J. Scott Applewhite / AP

What if the White House threw an obstruction party and no one came? Or perhaps more accurately, what if the White House threw an obstruction party and people came anyway?

Earlier this week, White House Counsel Pat Cipollone sent a lengthy rant to House Democrats, announcing that the administration would refuse to cooperate with the impeachment inquiry into President Donald Trump. The letter rested largely on political, rather than legal, arguments, but Cipollone also invoked executive privilege to justify preventing executive-branch employees from testifying. It looked a lot like a declaration of constitutional crisis.

As the week closes, however, something strange has happened. The White House hasn’t changed its stance, but witnesses employed by the executive branch are coming to testify to House committees anyway. On Friday, Marie Yovanovitch, the former ambassador to Ukraine who was recalled earlier this year, is giving a transcribed interview behind closed doors over State Department objections. Also on Friday, Gordon Sondland, Trump’s ambassador to the European Union, signaled he would testify as well.

Suddenly the obstruction letter is looking a bit more like a Maginot letter: imposing in theory, impotent in practice. One of the leading narratives of the last three years has been that the guardrails thought to constrain the White House are not enforceable on a president with no shame. Yovanovitch and Sondland are illustrating a corollary: Trump’s insistence that his subordinates answer only to him is also unenforceable. A conspiracy of silence works only if people want to conspire.

During previous Democratic investigations, the White House has moved to block testimony by a string of current and former staffers by citing executive privilege. The administration even asked Corey Lewandowski not to testify to certain matters, even though he’s never been an employee of the executive branch. But these maneuvers required that the people involved be willing, for whatever reason, to honor the White House’s request.

Yovanovitch and Sondland, also for whatever reason, have decided they won’t do that. What’s notable is that both of them are still employed by the State Department, which can ask them not to testify, but cannot force them not to.

Though she was recalled as ambassador to Ukraine, Yovanovitch is a career Foreign Service officer and remains at the State Department. It’s no surprise she doesn’t feel much reason to honor the president’s wishes: She was recalled after Trump’s personal lawyer Rudy Giuliani campaigned for her removal; a federal indictment of two Giuliani associates unsealed Thursday also showed how they’d asked former Representative Pete Sessions to write a letter calling for her ouster, after making large political donations. She’s expected to testify to Giuliani’s machinations in Ukraine, including attempting to dig up dirt on the Biden family.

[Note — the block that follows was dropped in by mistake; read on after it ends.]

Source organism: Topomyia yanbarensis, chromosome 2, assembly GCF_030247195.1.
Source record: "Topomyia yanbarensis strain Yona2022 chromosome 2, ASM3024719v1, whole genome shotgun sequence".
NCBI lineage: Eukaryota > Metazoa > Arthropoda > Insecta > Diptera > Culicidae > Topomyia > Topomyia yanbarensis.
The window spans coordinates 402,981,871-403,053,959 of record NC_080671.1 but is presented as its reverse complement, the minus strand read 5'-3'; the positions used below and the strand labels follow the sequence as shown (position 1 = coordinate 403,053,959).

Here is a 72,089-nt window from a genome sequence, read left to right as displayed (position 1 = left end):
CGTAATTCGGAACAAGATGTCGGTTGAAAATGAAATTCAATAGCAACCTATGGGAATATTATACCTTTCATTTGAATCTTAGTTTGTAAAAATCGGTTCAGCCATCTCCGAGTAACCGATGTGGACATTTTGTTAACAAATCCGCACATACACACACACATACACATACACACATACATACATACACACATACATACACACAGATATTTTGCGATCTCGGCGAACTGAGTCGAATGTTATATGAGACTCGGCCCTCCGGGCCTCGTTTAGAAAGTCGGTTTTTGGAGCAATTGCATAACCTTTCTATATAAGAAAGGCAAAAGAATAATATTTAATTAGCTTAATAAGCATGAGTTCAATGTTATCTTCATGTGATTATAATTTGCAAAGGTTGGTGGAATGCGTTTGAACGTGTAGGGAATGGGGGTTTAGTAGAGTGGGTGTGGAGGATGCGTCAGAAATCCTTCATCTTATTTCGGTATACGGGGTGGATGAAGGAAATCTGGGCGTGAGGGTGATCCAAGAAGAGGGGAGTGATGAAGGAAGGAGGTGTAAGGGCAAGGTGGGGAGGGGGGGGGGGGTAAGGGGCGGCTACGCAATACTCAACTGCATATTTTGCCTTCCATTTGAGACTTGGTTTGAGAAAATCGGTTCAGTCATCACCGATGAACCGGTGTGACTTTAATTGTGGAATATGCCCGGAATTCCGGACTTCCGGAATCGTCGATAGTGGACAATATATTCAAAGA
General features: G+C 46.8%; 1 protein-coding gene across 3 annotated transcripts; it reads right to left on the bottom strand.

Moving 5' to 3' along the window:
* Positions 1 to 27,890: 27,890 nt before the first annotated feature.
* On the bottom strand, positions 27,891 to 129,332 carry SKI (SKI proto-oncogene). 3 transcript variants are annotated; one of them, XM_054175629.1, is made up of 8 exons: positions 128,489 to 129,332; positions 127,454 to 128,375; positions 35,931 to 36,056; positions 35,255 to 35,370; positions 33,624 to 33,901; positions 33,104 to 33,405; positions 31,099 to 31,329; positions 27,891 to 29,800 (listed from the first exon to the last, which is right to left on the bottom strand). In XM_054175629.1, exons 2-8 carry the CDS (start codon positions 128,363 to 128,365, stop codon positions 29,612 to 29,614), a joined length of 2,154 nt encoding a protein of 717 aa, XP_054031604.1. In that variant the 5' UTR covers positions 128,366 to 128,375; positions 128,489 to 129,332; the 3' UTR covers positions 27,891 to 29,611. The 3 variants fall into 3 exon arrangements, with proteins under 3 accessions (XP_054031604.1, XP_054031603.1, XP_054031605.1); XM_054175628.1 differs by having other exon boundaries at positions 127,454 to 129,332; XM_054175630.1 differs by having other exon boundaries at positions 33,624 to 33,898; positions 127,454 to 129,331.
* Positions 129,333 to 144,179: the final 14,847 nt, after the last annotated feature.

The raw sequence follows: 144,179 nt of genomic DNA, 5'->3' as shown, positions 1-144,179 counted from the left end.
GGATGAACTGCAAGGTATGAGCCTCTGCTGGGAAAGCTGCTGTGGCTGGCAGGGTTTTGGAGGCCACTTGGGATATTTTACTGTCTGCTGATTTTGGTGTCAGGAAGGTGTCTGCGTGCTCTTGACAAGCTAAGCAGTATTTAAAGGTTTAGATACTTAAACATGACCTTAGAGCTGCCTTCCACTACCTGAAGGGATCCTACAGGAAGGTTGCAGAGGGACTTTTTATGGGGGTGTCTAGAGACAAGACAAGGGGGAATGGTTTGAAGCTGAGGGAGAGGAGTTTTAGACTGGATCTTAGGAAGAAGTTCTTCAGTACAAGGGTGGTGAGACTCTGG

It’s less clear why, as Sondland’s lawyer said in a statement, “notwithstanding the State Department’s current direction to not testify, Ambassador Sondland will honor the Committees’ subpoena” and appear on October 17, or whether he might decline to answer certain questions. Sondland was originally scheduled to testify on Wednesday, but did not show. Unlike Yovanovitch, he is a political appointee, given his title after helping raise funds for the Trump campaign. Sondland is a hotelier in Oregon.

Sondland’s name appeared in a series of text messages handed over to the House by Kurt Volker, who testified last week, shortly after being fired as an envoy to Ukraine. Those questions showed that American and Ukrainian officials believed that there was a quid pro quo in place, in which Ukraine must investigate the Bidens and an arcane 2016-election conspiracy theory in return for military aid and a meeting with the president. Perhaps Sondland believes his testimony will clear his name, or Trump’s.

Motives aside, testimony from Sondland and Yovanovitch, like that of Volker, could influence future witnesses. The House has invited a slew of other current executive-branch employees to testify as well, including William Taylor, now the current top diplomat in Ukraine. In the messages Volker produced, Taylor seemed to be consciously creating a paper record of conversations. “Are we now saying that security assistance and WH meeting are conditioned on investigations?” he said in one message. Later, Taylor wrote, “I think it’s crazy to withhold security assistance for help with a political campaign.” Whether these officials testify will help determine whether a dam is breaking or some water has merely spilled over the top.

This doesn’t mean the White House has no means of stonewalling. Trump can still try to withhold documents from Congress, though there are reasons to believe he’d lose in court. (Sondland’s lawyer said that he would not produce documents, and that only the State Department could legally do so.) But the fact that State Department employees are testifying shows that the White House’s total-obstruction strategy doesn’t work as well when the players aren’t sycophants like Lewandowski who are willing to buy the claims of executive shield. It is, after all, a privilege and not a right.

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